New York judge dismisses Kellogg’s Frosted Strawberry Pop-Tarts lawsuit

A federal judge in Manhattan has dismissed the proposed class-action lawsuit accusing Kellogg Co. of using misleading labeling to exaggerate the amount of strawberries in its Frosted Strawberry Pop-Tarts.

In a Thursday night decision, US District Judge Andrew Carter said reasonable shoppers would not expect strawberries to be the main ingredient in a “pre-packaged, processed sugary treat called Frosted Strawberry Pop-Tarts.”

Boxes of Pop-Tarts sit for sale at the Metropolitan Citymarket in the East Village neighborhood of New York City. (Andrew Burton/Getty Images/Getty Images)

The judge said Kellogg’s labeling described Pop-Tarts’ flavor instead of the source of that flavor, and shoppers like plaintiff Kelvin Brown of Bronx, New York, could check the ingredient list to resolve any confusion.

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Carter also rejected the idea that Pop-Tarts buyers missed out on the health benefits of strawberries.

“A reasonable consumer is unlikely to purchase a toaster pastry coated in frosting exclusively for the nutritional value of strawberries in its fruit filling,” he wrote.

Image of Kellogg’s strawberry Pop tarts. (Newscast/Universal Images Group via Getty Images/Getty Images)

A lawyer for Brown had no immediate comment on Friday. Kellogg and his lawyers did not immediately respond to requests for comment.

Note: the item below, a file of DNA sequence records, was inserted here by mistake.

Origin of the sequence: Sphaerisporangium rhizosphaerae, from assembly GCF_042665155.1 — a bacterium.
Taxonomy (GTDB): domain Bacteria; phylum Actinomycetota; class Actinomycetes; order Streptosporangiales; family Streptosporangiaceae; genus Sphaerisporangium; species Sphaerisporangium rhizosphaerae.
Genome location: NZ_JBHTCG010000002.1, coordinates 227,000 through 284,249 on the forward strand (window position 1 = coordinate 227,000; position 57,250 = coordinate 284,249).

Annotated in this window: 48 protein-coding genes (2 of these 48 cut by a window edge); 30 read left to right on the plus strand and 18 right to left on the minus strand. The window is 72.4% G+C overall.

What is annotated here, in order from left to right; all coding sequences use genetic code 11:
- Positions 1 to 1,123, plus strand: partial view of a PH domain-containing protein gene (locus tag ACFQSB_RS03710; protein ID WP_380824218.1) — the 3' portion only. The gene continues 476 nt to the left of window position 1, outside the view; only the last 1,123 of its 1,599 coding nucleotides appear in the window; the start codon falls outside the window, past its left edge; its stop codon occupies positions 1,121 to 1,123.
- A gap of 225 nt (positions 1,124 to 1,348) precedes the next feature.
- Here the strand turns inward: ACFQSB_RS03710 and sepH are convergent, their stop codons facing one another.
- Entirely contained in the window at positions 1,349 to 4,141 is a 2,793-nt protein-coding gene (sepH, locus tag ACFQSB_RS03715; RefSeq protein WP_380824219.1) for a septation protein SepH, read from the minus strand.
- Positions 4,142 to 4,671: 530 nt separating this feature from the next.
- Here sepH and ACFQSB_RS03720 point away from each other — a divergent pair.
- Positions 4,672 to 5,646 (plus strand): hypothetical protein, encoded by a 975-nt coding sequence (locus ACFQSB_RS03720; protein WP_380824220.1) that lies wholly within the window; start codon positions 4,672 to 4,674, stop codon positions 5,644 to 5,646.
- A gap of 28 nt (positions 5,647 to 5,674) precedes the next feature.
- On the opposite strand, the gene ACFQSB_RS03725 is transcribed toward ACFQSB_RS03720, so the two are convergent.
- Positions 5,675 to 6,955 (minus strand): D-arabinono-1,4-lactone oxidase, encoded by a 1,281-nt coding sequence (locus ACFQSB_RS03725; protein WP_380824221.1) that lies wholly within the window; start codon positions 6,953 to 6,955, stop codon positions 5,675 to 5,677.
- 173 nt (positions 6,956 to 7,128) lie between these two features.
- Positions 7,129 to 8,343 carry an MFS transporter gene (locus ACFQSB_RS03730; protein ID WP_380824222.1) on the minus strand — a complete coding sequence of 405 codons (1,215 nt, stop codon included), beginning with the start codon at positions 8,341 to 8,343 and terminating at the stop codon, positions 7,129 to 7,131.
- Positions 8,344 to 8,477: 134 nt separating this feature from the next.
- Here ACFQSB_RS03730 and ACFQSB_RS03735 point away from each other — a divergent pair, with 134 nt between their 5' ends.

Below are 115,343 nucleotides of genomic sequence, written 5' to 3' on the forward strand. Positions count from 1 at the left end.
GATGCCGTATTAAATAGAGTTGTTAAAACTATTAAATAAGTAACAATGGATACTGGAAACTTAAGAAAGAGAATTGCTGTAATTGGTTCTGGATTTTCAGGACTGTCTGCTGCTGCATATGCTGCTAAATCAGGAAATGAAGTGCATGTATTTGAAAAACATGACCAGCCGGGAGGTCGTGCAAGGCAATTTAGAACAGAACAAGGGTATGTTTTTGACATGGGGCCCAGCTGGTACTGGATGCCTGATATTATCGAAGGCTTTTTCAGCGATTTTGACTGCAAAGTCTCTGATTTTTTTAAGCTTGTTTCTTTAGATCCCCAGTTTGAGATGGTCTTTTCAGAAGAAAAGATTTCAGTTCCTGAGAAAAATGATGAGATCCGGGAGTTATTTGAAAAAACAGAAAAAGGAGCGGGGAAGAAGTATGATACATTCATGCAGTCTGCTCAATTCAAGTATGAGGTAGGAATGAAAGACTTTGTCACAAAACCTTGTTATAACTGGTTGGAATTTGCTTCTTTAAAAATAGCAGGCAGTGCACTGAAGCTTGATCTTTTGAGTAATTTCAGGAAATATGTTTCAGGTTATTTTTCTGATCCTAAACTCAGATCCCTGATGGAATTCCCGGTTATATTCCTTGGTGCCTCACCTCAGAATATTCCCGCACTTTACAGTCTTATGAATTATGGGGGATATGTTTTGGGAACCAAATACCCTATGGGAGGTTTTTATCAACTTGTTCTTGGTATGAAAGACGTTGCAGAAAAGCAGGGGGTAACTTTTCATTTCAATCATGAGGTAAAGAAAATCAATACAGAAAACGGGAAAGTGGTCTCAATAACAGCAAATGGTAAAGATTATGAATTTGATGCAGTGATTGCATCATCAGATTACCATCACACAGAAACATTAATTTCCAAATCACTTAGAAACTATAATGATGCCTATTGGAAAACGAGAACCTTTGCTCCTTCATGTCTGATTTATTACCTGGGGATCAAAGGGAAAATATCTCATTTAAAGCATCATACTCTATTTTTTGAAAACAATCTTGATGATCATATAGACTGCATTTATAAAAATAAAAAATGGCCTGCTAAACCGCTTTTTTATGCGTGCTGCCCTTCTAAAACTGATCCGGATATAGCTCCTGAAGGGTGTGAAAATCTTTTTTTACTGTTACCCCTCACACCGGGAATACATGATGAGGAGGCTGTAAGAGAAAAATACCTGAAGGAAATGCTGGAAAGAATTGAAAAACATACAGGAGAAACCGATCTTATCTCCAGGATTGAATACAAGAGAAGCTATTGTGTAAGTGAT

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Last month, a federal judge in Chicago dismissed a similar lawsuit over unfrosted Strawberry Pop-Tarts, saying Kellogg did not guarantee how many strawberries it would use.

The Battle Creek, Michigan-based company is also being sued over its Whole Grain Frosted Strawberry and Frosted Chocolate Fudge Pop-Tarts.

Kellogg Co. Pop-Tarts brand toaster pastry is arranged for a photograph in Tiskilwa, Illinois, US, on Wednesday, Feb. 8, 2017. (Daniel Acker/Bloomberg via Getty Images/Getty Images)

Lawsuits over false labeling are common, and many are unsuccessful.

On Wednesday, US District Judge Jed Rakoff in Manhattan dismissed a lawsuit accusing Mondelez International Inc (CDMZ.O) of deceiving purchasers of “Stoned Wheat Thins” into thinking the snack cracker contained stone-ground whole wheat flour.

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The case is Brown v Kellogg Sales Co, US District Court, Southern District of New York, No. 20-07283.

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